The long summer day had gone and twilight was just merging into night. A ray of light from the lantern at the end of the quay went trembling across the sea, and in the little harbour the dusky shapes of a few small craft lay motionless on the dark water.
The master of the schooner Harebell came slowly towards the harbour, accompanied by his mate. Both men had provided ashore for a voyage which included no intoxicants, and the dignity of the skipper, always a salient feature, had developed tremendously under the influence of brown stout. He stepped aboard his schooner importantly, and then, turning to the mate, who was about to follow, suddenly held up his hand for silence.
“What did I tell you?” he inquired severely as the mate got quietly aboard.
“About knocking down the two policemen?” guessed the mate, somewhat puzzled.
“No,” said the other shortly. “Listen.”
The mate listened. From the foc’sle came low gruff voices of men, broken by the silvery ring of women’s laughter.
“Well, I’m a Dutchman,” said the mate the air of one who felt he was expected to say something.
“After all I said to ’em,” said the skipper with weary dignity. “You ‘eard what I said to them Jack?”
“Nobody could ha’ swore louder,” testified the mate.
“An’ here they are,” said the skipper, “defying of me. After all I said to ’em. After all the threats I—I employed.”
“Employed,” repeated the mate with relish.
“They’ve been and gone and asked them females down the foc’sle again. You know what I said I’d do, Jack, if they did.”
“Said you’d eat ’em without salt,” quoted the other helpfully.
“I’ll do worse than that, Jack,” said the skipper after a moment’s discomfiture. “What’s to hinder us casting off quietly and taking them along with us?
“If you ask me,” said the mate, “I should think you couldn’t please the crew better.”
“Well, we’ll see,” said the other, nodding sagaciously, “don’t make no noise, Jack.”
He set an example of silence himself, and aided by the mate, cast off the warps which held his unconscious visitors to their native town, and the wind being off the shore the little schooner drifted silently away from the quay.
The skipper went to the wheel, and the noise of the mate hauling on the jib brought a rough head out of the foc’sle, the owner of which, after a cry to his mates below, sprang up on deck and looked round in bewilderment.
“Stand by, there!” cried the skipper as the others came rushing on deck. “Shake ’em out.”
“Beggin’ your pardin’, sir,” said one of them with more politeness in his tones than he had ever used before, “but—”
“Stand by!” said the skipper.
“Now then!” shouted the mate sharply, “lively there! Lively with it!”
The men looked at each other helplessly and went to their posts as a scream of dismay arose from the fair beings below who, having just begun to realise their position, were coming on deck to try and improve it.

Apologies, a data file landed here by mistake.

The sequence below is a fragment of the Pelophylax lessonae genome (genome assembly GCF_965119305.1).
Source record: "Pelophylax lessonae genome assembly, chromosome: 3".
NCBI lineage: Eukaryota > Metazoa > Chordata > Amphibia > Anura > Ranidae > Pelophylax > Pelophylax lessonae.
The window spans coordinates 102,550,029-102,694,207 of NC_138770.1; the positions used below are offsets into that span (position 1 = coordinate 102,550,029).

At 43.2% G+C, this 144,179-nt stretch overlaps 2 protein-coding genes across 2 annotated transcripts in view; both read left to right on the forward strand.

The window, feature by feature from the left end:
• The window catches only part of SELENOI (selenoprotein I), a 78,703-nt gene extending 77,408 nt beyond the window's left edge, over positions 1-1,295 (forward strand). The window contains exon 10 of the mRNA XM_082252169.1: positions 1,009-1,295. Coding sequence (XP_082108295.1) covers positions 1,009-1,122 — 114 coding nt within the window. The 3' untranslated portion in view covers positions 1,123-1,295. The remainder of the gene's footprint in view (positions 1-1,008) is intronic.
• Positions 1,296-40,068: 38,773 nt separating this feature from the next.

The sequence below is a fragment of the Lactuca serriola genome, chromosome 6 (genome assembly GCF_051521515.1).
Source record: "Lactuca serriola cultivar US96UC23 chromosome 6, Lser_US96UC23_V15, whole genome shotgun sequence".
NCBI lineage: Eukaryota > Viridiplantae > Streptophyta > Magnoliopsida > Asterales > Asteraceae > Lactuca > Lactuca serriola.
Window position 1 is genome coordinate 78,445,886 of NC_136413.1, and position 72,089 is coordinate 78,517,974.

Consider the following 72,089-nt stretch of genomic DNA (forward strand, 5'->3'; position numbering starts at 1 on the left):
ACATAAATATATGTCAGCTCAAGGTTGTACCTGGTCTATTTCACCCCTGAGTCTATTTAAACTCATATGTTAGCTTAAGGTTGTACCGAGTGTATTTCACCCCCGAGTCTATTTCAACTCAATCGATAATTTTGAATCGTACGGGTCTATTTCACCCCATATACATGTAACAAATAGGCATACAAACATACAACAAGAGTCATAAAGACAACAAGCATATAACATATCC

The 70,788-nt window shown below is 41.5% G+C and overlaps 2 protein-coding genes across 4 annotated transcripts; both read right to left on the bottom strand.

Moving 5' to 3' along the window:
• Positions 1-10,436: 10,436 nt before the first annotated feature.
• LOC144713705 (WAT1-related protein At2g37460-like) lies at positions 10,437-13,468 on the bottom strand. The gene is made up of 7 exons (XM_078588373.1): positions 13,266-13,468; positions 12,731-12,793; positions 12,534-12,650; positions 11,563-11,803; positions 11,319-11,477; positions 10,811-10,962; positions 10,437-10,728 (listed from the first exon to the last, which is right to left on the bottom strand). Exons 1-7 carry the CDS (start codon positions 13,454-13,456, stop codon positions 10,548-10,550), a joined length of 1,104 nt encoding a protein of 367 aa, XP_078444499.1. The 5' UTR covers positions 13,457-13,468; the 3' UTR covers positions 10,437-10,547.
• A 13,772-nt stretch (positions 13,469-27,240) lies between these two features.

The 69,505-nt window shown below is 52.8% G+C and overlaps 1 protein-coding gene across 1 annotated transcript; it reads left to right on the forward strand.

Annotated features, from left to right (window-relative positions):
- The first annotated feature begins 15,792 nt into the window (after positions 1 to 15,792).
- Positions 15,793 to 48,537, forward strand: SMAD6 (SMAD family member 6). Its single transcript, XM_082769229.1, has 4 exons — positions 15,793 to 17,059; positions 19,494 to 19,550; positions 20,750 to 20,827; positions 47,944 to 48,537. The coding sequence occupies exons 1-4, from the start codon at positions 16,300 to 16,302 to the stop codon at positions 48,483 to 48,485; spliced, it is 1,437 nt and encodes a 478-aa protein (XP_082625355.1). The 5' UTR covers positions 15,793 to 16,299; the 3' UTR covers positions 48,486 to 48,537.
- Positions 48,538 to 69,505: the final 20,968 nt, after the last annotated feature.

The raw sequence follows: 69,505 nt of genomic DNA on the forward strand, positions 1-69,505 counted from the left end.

“What!” roared the skipper in pretended astonishment, “what! Gells aboard after all I said? It can’t be; I must be dreaming!”
“Take us back!” wailed the damsels, ignoring the sarcasm; “take us back, captain.”
“No, I can’t go back,” said the skipper. “You see what comes o’ disobedience, my gells. Lively there on that mains’l, d’ye hear?”
“We won’t do it again,” cried the girls, as the schooner came to the mouth of the harbour and they smelt the dark sea beyond. “Take us back.”
“It can’t be done,” said the skipper cheerfully.
“It’s agin the lor, sir,” said Ephraim Biddle solemnly.
“What! Taking my own ship out?” said the skipper in affected surprise. “How was I to know they were there? I’m not going back; ’tain’t likely. As they’ve made their beds, so they must lay on ’em.”
“They ain’t got no beds,” said George Scott hastily. “It ain’t fair to punish the gals for us, sir.”
“Hold your tongue,” said the skipper sharply.
“It’s agin the lor, sir,” said Biddle again. “If so be they’re passengers, this ship ain’t licensed to carry passengers. If so be as they’re took out agin their will, it’s abduction—I see the other day a chap had seven years for abducting one gal, three sevens—three sevens is—three sevens is—well, it’s more years than you’d like to be in prison, sir.”
“Bosh,” said the skipper, “they’re stowaways, an’ I shall put ’em ashore at the first port we touch at—Plymouth.”
A heartrending series of screams from the stowaways rounded his sentence, screams which gave way to sustained sobbing, as the schooner, catching the wind, began to move through the water.
“You’d better get below, my gals,” said Biddle, who was the eldest member of the crew, consolingly.
“Why don’t you make him take us back?” said Jenny Evans, the biggest of the three girls, indignantly.
“’Cos we can’t, my dear,” said Biddle reluctantly; “it’s agin the lor. You don’t want to see us put into prison, do you?”
“I don’t mind,” said Miss Evans tearfully, “so long as we get back. George, take us back.”
“I can’t,” said Scott sullenly.
“Well, you can look for somebody else, then,” said Miss Evans with temper. “You won’t marry me. How much would you get if you did make the skipper put back?”
“Very likely six months,” said Biddle solemnly.
“Six months would soon pass away,” said Miss Evans briskly, as she wiped her eye.
“It would be a rest,” said Miss Williams coaxingly.
The men not seeing things in quite the same light, they announced their intention of having nothing more to do with them, and crowding together in the bows beneath two or three blankets, condoled tearfully with each other on their misfortunes. For some time the men stood by offering clumsy consolations, but, tired at last of repeated rebuffs and insults, went below and turned in, leaving the satisfied skipper at the wheel.
The night was clear and the wind light. As the effects of his libations wore off the skipper had some misgivings as to the wisdom of his action, but it was too late to return, and he resolved to carry on.
Looking at all the circumstances of the case, he thought it best to keep the wheel in his own hands for a time, and the dawn came in the early hours and found him still at his post.
Objects began to stand out clearly in the growing light, and three dispirited girls put their heads out from their blankets and sniffed disdainfully at the sharp morning air. Then after an animated discussion they arose, and casting their blankets aside, walked up to the skipper and eyed him thoughtfully.
“As easy as easy,” said Jenny Evans confidently, as she drew herself up to her full height, and looked down at the indignant man.
“Why, he isn’t any bigger than a boy,” said Miss Williams savagely.
“Pity we didn’t think of it before,” said Miss Davies. “I s’pose the crew won’t help him?”
“Not they,” said Miss Evans scornfully. “If they do, we’ll serve them the same.”
They went off, leaving the skipper a prey to gathering uneasiness, watching their movements with wrinkled brow. From the forecastle and the galley they produced two mops and a broom, and he caught his breath sharply as Miss Evans came on deck with a pot of white paint in one hand and a pot of tar in the other.